Tag Archives: Funeral

7 Interesting Facts About Cremation

Some people might consider it morbid to be talking or thinking about how you wish your body to be handled after you pass on. This is, however, part of planning your future. At the very least, you should be able to tell your loved ones what type of funeral or burial you want to have.

If you are considering cremation over the traditional way of burying the dead, here are some interesting bits of information that might want to mull over:

1. The word cremation comes from the word “cremo,” the Latin word for “to burn.” Simply put, the process involves the burning of the body of a person who has died.

In this 3 to 5-hour process, the body is exposed to high temperatures between 1400 and 2100 degrees Fahrenheit. This is considered to be an acceptable alternative to the interment of a dead body in a coffin or casket.

2. The practice is as old as time. Archaeologists believe that burning the dead was first practiced about 3000 B.C. during the Stone Age in Europe or Near East. Greece and Rome in 600 to 800 B.C. adhered to this custom as means of disposing decomposing bodies. Other cultures though used other means.

The Chinese, for example, chose to bury their dead while the Egyptians, believing in afterlife, embalmed their deceased loved ones to preserve them.


The Israelites buried the bodies of dead people in sepulchers or tombs and vaults. The dead body decomposes naturally at its exposure to the air of the tomb. After some time, when worms have eaten the body away except for the bones, the bones are transferred to a box. In ancient Israel, the burning of bodies was reserved for idols, criminals or enemies.

Like the Israelites, Christians shunned cremation primarily because of its association with pagan civilizations of Greece and Rome. Early Christians interred their dead in graves or in underground vaults known as catacombs.

3. While the practice used to be banned by the Catholic Church, it is now widely accepted. When Christianity became the official religion in Rome, interment became the only accepted means of disposing the dead in the European continent. The practice of burning dead bodies ceased and burying was considered as the only acceptable way of handling dead bodies. Such practice was even outlawed in some places.

Charlemagne, King of the Franks (768–814) and Holy Roman Emperor (800–14), made the practice a capital offense unless it was done for the purpose of preventing specific diseases from spreading.

The Catholic Church’s staunch belief in the afterlife and resurrection of the body was its main motivation to condemn the custom in 1886. Its basis on was Genesis 3:19 that states that each person is created in the likeness and image of God. References to the resurrection of Jesus from the tomb were also used to support this belief. This prohibition was included in the Canon Law, with a provision for the denial of ecclesiastical burial for cremated bodies.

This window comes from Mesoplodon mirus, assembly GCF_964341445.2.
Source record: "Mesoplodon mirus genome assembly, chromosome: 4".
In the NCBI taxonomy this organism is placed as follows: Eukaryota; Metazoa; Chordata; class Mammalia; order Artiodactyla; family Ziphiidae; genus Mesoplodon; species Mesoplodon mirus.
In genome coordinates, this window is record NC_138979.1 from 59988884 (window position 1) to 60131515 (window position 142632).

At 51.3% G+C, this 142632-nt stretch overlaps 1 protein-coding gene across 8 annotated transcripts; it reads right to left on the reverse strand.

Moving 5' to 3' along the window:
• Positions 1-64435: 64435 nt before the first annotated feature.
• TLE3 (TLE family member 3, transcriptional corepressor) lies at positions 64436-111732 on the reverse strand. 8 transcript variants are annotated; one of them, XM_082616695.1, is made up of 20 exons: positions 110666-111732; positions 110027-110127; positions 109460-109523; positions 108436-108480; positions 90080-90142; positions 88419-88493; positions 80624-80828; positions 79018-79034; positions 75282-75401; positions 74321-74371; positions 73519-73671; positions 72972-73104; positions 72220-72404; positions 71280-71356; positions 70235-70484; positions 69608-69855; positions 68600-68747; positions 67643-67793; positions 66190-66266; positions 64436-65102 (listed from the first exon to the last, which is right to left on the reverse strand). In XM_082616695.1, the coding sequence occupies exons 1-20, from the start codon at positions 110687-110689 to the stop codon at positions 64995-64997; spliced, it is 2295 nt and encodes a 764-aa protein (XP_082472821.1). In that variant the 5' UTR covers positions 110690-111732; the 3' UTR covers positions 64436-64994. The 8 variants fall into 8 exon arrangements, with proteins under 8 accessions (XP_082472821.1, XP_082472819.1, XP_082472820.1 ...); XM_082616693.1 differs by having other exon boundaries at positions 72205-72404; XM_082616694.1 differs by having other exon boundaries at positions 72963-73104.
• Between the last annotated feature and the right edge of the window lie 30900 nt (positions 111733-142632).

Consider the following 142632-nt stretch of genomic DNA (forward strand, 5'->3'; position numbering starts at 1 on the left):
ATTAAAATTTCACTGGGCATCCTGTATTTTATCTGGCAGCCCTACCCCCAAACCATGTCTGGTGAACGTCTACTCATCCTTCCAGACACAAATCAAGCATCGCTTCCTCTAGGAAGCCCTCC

Today, Catholics are allowed to be cremated for as long as they adhere to certain standards. The cremated remains or the ashes should also still be treated with the same respect and “buried” in a proper resting place.

4. It was an Italian who developed the modern cremation chamber. In 1886, an Italian called Professor Brunetti created the modern crematory chamber. This development, among others, made the practice of cremating a body a popular practice in Europe and North America to present time. The purpose of cremating mortal remains was mainly for hygiene and land conservation.

5. Opting crematory services saves money. In a survey done in 2006, the top reason why people choose cremation over burial is monetary. The cost of basic crematory services is considerably lower than traditional burial services. Of course, there are other services that the family of the departed person could choose to add to the basic package. Some families still opt to have the traditional viewing and honoring of the dead even if after the body has been cremated.

Whatever your choice is for the disposition of your mortal remains must be communicated to your family. Find out if they agree and are comfortable with this modern method to avoid any misunderstanding or their non-compliance to your wishes.